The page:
Congratulations to Josh Hamilton and his new five year, $125 million contract with the Anaheim Angels. It’s a great payday for a great player. But, let me be the first to point out one thing, money can’t buy happiness.
Just ask Albert Pujols.
During the 2011/2012 offseason, Pujols left a city where he was loved and signed a 10 year, $240 million contract with the Angels. Pujols finished the 2012 campaign with 30 home runs, the lowest total of his 12 year career. After failing to drive in 100 runs for the first time in 2011, Pujols did reach triple digits again in 2012 with 105, but this past season was the third time in his career Pujols did not have at least 116 RBIs.
With all the money the Angels spent in the offseason, Anaheim and its $154 million payroll (fourth highest) couldn’t muster anything better than a third place finish in the American League West. The low budget Oakland A’s and their $55 million payroll (second lowest) won the West.
But hey, at least Pujols got $25 million for his troubles.
Pujols wasn’t the first player to get a huge payday and fail to deliver a championship for his team and he won’t be the last. Looking back, here are a few others.
Coming off a season (2006) in which he became just the fourth player to ever record 40 home runs and 40 stolen bases in the same season, Soriano signed an eight year deal with the Chicago Cubs through the 2014 season. Soriano’s contract was for $136 million and contained a no-trade clause.
During the first two years of Soriano’s contract (2007 and 2008), the Cubs made the playoffs.
But since then, they haven’t been close. Soriano hit a combined 62 home runs and stole 38 bases over the first two years, but hit 20, 24, 26 and 32 home runs over the last four years. His stolen base numbers have dropped even more drastically. Soriano hasn’t had double figure stolen bases since 2008. Since the start of the 2009 season, Soriano has stolen just 22 bases.
The worst part about Soriano’s contract, there are still two full seasons remaining on it.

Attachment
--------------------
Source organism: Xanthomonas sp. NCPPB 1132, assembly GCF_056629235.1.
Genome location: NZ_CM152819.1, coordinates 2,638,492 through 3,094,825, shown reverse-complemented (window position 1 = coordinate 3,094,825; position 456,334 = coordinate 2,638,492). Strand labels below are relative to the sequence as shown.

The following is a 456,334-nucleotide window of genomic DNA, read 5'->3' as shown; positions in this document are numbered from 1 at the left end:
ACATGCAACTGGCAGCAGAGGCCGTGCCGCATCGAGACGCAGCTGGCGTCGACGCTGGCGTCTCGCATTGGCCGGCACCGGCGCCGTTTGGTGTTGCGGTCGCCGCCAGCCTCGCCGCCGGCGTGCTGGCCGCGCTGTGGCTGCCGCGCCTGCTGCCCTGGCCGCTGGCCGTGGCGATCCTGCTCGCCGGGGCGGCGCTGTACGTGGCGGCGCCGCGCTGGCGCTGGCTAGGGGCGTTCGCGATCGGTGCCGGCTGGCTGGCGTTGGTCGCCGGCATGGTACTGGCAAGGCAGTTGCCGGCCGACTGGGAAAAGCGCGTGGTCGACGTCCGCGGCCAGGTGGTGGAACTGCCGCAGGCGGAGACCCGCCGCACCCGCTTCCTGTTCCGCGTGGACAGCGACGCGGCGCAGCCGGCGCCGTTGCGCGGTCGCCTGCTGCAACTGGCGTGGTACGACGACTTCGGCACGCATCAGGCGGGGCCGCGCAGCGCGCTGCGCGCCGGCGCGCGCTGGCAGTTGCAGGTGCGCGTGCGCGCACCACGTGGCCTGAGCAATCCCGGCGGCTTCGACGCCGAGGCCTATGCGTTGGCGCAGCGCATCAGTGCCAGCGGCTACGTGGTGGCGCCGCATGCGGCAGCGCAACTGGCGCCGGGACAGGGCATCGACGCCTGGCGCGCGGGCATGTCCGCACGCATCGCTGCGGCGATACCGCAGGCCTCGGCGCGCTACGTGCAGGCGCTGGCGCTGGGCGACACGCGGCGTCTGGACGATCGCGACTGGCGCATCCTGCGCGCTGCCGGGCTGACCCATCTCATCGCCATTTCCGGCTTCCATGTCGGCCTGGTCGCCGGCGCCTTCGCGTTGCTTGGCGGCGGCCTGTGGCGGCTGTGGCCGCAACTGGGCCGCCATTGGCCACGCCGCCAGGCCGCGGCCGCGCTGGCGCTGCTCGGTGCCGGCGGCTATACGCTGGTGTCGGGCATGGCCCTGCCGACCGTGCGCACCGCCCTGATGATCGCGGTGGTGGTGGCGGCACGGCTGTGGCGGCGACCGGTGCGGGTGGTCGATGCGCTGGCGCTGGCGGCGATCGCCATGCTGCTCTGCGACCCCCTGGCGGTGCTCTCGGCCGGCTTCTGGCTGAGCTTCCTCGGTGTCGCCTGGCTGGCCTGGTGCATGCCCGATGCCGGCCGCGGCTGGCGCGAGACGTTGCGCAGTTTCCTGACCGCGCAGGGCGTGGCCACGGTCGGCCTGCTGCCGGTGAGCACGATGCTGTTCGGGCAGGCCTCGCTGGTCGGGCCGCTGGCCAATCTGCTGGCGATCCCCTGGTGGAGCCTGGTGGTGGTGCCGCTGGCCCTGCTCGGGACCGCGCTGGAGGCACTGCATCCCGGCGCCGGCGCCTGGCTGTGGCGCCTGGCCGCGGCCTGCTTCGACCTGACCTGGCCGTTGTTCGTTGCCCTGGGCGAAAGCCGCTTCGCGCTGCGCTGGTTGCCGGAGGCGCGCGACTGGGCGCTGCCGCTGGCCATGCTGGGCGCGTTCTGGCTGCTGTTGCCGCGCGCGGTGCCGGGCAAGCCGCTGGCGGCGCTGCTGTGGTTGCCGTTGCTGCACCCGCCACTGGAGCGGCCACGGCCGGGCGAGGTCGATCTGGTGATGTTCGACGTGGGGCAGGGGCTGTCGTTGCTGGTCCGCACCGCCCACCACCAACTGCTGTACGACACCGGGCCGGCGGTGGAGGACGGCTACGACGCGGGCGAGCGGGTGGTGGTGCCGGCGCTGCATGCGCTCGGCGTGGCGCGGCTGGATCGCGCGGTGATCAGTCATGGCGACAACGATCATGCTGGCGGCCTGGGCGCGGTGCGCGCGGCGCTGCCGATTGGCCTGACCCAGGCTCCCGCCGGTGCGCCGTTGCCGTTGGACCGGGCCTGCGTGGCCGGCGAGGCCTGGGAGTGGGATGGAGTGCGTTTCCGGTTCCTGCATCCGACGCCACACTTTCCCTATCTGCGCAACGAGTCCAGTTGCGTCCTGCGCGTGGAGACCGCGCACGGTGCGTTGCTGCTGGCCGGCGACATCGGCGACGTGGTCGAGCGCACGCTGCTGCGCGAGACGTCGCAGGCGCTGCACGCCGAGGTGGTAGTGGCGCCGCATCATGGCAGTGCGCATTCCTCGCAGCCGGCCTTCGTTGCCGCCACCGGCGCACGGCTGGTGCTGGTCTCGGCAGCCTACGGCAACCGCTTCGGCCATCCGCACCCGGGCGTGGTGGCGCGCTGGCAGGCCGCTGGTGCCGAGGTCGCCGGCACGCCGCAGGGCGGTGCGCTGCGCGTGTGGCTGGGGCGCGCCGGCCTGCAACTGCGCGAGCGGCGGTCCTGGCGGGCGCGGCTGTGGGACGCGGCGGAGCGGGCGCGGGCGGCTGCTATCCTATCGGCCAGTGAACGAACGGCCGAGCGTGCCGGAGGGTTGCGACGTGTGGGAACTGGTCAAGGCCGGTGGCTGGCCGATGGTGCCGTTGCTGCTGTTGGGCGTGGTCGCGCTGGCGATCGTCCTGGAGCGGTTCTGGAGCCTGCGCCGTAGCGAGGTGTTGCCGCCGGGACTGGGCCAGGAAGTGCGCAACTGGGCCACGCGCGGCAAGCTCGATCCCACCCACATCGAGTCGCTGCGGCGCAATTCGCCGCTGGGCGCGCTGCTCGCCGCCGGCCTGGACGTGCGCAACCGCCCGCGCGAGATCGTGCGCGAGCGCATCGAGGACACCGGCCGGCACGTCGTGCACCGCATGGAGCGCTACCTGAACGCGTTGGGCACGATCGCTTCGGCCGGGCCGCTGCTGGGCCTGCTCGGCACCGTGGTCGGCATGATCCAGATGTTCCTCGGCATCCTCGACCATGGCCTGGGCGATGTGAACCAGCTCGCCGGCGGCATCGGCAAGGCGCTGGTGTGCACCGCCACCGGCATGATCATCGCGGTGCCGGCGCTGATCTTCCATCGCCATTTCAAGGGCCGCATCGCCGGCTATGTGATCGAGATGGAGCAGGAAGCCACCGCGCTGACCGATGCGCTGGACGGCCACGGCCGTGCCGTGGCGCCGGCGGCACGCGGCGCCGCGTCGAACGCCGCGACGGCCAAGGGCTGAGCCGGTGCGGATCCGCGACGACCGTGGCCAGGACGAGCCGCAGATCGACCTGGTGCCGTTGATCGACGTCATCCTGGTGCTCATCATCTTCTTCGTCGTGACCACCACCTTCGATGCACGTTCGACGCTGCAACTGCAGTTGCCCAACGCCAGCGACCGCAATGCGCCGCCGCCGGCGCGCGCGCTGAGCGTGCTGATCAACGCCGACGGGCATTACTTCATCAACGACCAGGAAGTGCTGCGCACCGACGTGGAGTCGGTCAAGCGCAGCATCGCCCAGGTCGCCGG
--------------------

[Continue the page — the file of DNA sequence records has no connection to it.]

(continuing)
Giambi left the Oakland A’s two years after winning the American League MVP (2000). His payday was a seven year deal with the New York Yankees for $120 million.
After hitting 187 home runs for the A’s over his first seven seasons, Giambi totaled 209 while playing in the Bronx. But, during all that time, Giambi never matched the career numbers in home runs (43) and RBIs (137) he had in Oakland. Of course, Giambi did set a new career high for strikeouts (140 in 2003).
Page 2 of 2 - Five times Giambi made the postseason while playing in the Bronx. He finally reached the World Series when the Yankees faced Florida in 2003, but the Yankees lost to the Florida Marlins in six games. Giambi never made it back to the Fall Classic.
Twice Belle signed a contract that made him the highest paid player in the game. The first time was following the 1996 season when he signed with the Chicago White Sox and the second was in following the 1998 season when he signed with the Baltimore Orioles. Belle’s contract with the White Sox had a clause which stipulated he would be one of the three highest paid athletes in the game. When the White Sox choose not to give him a raise, Belle became a free agent and went to the Orioles.
Belle never made it to the postseason with either team.
Brown was a good pitcher. He threw a no-hitter in 1997 against the San Francisco Giants. He went on to win a World Series in ’97 with the Marlins. But following the 1997 season he was traded to the Padres. The Padres made it to the World Series, but lost to the Yankees in a four game sweep.
Following the ’98 season, Brown became the first player in Major League Baseball history to sign a contract for over $100 million when he agreed to a seven year deal with the Dodgers. Brown’s deal also gave him access to the Dodger’s private plane several times a year so he could return home to visit his family.
In five years with the Dodgers, Brown won just 58 games. The Dodgers failed to reach the postseason and Brown was finally traded to the Yankees for the final two years of his deal.